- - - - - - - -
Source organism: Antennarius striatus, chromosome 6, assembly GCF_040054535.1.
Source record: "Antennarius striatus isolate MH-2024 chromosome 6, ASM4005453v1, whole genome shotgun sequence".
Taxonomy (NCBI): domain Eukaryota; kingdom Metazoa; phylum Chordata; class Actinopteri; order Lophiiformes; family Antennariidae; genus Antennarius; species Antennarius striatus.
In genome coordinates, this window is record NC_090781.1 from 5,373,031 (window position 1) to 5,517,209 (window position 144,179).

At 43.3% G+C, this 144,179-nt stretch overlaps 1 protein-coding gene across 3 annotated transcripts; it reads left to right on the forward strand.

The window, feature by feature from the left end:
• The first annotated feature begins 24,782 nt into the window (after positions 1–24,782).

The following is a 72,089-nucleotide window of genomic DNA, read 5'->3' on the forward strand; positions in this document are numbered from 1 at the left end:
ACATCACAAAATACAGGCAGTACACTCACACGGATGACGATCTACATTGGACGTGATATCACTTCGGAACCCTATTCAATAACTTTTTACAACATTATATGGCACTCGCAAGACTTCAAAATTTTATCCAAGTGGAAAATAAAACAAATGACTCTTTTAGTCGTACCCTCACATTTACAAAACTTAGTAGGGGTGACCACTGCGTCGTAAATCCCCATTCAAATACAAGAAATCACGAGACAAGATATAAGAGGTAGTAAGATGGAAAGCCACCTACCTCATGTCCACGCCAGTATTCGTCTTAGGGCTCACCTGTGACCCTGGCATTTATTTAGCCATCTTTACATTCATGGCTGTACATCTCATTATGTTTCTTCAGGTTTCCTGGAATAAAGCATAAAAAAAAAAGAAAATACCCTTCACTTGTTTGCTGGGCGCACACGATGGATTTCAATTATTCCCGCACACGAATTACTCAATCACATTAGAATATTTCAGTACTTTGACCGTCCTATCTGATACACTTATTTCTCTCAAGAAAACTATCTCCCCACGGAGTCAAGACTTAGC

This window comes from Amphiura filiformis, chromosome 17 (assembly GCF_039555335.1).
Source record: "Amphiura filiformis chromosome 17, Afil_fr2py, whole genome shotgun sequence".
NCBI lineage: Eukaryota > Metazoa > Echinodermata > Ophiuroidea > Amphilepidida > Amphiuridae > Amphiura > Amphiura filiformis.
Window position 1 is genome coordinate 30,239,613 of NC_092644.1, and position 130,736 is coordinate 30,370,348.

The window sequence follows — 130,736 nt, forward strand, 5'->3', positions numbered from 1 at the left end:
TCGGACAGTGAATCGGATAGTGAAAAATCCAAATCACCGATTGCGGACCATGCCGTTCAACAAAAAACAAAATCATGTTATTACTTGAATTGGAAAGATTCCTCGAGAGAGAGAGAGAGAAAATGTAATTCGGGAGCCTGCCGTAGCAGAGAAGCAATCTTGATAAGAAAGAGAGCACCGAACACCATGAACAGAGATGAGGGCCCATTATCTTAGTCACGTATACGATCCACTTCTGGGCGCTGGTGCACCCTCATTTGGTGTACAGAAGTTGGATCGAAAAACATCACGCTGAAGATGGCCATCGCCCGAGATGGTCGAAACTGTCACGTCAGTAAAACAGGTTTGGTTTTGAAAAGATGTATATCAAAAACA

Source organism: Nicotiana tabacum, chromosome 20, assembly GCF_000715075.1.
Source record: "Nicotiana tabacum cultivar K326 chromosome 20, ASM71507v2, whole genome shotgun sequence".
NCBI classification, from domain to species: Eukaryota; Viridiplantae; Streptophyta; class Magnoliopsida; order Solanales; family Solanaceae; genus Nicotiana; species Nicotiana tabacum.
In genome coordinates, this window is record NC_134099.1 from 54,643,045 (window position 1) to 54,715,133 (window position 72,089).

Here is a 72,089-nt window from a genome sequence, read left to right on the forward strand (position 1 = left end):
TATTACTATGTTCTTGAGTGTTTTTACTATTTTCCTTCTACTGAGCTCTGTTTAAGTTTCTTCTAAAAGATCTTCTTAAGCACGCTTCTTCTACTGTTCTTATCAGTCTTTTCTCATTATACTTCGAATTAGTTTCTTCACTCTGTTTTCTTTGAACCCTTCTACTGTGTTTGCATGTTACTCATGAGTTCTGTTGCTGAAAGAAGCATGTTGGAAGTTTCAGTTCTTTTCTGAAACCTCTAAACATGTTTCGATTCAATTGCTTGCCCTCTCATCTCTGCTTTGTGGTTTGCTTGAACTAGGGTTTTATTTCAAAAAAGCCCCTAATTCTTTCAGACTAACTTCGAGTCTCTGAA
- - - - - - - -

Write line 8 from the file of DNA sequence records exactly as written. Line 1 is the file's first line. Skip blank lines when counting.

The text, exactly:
The following is a 72,089-nucleotide window of genomic DNA, read 5'->3' on the forward strand; positions in this document are numbered from 1 at the left end: